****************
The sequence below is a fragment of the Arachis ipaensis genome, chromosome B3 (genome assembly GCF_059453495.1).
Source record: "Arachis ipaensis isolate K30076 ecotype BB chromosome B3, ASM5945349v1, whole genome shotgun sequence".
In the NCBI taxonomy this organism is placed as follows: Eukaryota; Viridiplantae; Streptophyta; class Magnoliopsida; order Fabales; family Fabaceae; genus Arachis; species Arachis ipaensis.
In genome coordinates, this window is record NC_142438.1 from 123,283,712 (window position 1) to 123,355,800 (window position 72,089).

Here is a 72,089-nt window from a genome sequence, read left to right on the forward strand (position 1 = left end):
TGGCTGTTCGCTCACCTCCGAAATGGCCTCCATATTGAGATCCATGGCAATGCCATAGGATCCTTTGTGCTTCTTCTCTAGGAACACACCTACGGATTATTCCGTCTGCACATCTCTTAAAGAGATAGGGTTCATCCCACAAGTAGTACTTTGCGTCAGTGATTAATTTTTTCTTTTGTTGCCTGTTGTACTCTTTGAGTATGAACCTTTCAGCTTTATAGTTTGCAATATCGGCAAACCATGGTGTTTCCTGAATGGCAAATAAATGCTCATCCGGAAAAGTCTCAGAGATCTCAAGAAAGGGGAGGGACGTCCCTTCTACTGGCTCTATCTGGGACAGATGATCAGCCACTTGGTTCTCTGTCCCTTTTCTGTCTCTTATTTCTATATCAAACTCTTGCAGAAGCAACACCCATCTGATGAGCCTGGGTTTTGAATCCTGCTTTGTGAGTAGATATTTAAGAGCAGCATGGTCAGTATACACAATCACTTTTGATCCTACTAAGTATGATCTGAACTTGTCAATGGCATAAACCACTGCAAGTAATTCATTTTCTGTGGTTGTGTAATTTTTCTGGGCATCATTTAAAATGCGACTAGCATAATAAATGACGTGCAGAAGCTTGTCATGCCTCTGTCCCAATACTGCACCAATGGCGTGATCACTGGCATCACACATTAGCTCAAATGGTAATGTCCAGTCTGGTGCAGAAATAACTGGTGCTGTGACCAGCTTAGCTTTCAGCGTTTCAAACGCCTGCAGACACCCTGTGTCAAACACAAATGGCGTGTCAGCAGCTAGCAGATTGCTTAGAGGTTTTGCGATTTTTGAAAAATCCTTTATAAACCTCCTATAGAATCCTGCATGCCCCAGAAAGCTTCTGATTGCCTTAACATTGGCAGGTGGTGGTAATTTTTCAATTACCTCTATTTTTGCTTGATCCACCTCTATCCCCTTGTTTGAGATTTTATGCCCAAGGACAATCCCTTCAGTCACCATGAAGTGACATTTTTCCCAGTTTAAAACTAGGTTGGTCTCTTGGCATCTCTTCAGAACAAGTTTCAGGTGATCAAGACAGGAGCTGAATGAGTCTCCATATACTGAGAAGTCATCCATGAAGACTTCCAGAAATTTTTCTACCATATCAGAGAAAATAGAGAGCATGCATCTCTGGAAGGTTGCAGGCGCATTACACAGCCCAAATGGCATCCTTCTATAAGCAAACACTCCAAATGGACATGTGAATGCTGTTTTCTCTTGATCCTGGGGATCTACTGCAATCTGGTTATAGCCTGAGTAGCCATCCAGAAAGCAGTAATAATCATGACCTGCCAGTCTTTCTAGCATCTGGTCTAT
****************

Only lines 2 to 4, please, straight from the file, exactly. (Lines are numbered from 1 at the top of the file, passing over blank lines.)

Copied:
Source record: "Arachis ipaensis isolate K30076 ecotype BB chromosome B3, ASM5945349v1, whole genome shotgun sequence".
In the NCBI taxonomy this organism is placed as follows: Eukaryota; Viridiplantae; Streptophyta; class Magnoliopsida; order Fabales; family Fabaceae; genus Arachis; species Arachis ipaensis.
In genome coordinates, this window is record NC_142438.1 from 123,283,712 (window position 1) to 123,355,800 (window position 72,089).